American Writers Museum to open in Chicago in May

By Jean Lotus Staff Reporter

Chicago Mayor Rahm Emanuel touches a digital interactive exhibit at the American Writers Museum Sneak Peek event Feb. 21. With him, are Museum President Carey Cranston (left) and founder Malcolm O’Hagan (right). (Photo courtesy of American Writers Museum)

America’s first museum dedicated to U.S. writers and their craft will open In Chicago in May, but the museum held a sneak peek Feb. 21. The American Writers Museum will be a “destination, culturally for Chicago and the world,” said Chicago Mayor Rahm Emanuel. “The writers’ museum is another great accomplishment for the City of Chicago to add to its mosaic.”

Interactive exhibits honoring American writers from Dr. Suess to Mark Twain to James Baldwin will be on display. One criterion for admission into the permanent author hall-of-fame — writers must be dead.

“I look forward to arguing with you about who should be included,” said AWM President Carey Cranston. Living writers are welcome too, Cranston said. The museum will host events, book signings and readings, partnering with Chicago-based Poetry Foundation and other literary organizations.

Seven years in the making, the American Writers Museum is the brainchild of Maryland-based Irishman Malcolm O’Hagan, who saw a gap in the national museum landscape for a showcase of the written word. O’Hagan formerly served as president of the National Electrical Manufacturer’s Association in the Washington D.C. area. Chicago was chosen as a central location, and a town with many other great museums, O’Hagan said.

Chicago Mayor Rahm Emanuel chats with American Writers Museum founder Malcolm O’Hagan at the museum’s “sneak peek” Feb. 21. (Chronicle Media)

The museum, located on the 2nd floor at 180 N. Michigan Ave., will celebrate “authors who are emblematic of a unique American Voice, across history, genre and mediums, for poets to sportswriters,” according to a press release.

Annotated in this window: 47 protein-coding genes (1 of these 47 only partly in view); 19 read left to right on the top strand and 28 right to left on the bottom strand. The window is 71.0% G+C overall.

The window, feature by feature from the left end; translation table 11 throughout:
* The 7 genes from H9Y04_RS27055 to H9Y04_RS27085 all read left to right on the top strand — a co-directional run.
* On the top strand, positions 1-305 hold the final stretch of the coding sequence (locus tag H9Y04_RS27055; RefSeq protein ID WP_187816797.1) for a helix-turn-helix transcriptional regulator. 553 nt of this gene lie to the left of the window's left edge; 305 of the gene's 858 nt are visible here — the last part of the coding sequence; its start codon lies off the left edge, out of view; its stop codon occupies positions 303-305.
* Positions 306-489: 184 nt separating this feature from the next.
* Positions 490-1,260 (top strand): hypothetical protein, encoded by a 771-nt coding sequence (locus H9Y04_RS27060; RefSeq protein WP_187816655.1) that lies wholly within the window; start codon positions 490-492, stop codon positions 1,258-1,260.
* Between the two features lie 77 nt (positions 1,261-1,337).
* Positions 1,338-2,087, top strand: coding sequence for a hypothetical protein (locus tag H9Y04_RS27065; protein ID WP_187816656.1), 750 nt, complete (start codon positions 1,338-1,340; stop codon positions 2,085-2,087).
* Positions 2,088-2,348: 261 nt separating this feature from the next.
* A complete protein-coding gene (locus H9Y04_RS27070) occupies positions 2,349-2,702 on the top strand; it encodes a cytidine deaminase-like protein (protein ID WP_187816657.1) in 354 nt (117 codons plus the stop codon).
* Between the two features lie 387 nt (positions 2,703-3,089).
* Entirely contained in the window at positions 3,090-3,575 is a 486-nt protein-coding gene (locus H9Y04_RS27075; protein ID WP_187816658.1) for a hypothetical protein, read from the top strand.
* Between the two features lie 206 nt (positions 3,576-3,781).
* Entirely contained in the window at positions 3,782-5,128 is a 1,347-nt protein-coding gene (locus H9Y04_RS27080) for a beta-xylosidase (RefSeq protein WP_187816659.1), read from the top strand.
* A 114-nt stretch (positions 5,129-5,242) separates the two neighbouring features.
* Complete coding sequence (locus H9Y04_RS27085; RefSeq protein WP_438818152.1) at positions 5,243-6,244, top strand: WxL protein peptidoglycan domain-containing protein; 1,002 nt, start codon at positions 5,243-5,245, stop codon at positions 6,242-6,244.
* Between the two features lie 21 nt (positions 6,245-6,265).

A national curating committee has worked with Boston-based Amaze DESIGN to develop five permanent galleries and two changing exhibitions. AWM is partnering with almost 60 author home museums across the country to feature changing exhibits based on writers’ personal habitats.

O’Hagan was inspired by the Dublin Writer’s Museum in Ireland.

“But that one has artifacts-based exhibits like first editions and manuscripts. This museum will be interactive and digital,” he said.

One notable artifact will be on display on opening day, May 16: Beat-poet Jack Kerouac’s “scroll” manuscript of his novel “On The Road.” The author, seeking to compose in complete spontaneity in 1951, assembled a 120-foot roll of drawing paper he rolled into his typewriter, and typed without page-breaks. The scroll, owned by Kerouac’s family, was on display at the New York Public Library for many years and now travels the world.

Author Matthew Schreiner examines a rendering of Jack Kerouac’s “scroll” manuscript of his novel “On The Road,” which will be on display at the museum. (Chronicle Media)

The “Mind of a Writer” gallery will “de-mystify famed writers; works and methodologies and invite visitor creativity,” according to museum materials. Chicago authors will be represented such as Nelson Algren, Saul Bellow, Carl Sandburg, Gwendolyn Brooks and even L. Frank Baum, who wrote “The Wizard of Oz” in Chicago, published in 1900.

A touch-table will allow multiple users to pull up images of original manuscripts from 20 masterworks of American literature, such as Sylvia Plath’s handwritten poetry pages or a typewritten draft of Robert Lowell’s “Epilogue.”

The AWM has raised $8.5 million and is on a final fundraising push to raise a total of $10 million. Donor and board member Leigh Pierson Conant, of the Cookie Jar Foundation, praised AWM.

“Another win for this city and its broad shoulders,” she said. She called the museum the “first and only museum of its kind, dedicated to honoring and promoting American authors. Writing is the bedrock of our culture,” she added. “The museum could have been anywhere, but the chosen site is here in Chicago, on Michigan Avenue’s Cultural Mile.”

The museum staff predicts it will draw 120,000 visitors annually. Admission will be $12 for adults, $8 for students and free for children under age 12.

“Honoring writers is the way to help people understand the profound impact of writers on our history and culture,” O’Hagan said.

For more information, see the museum’s website at



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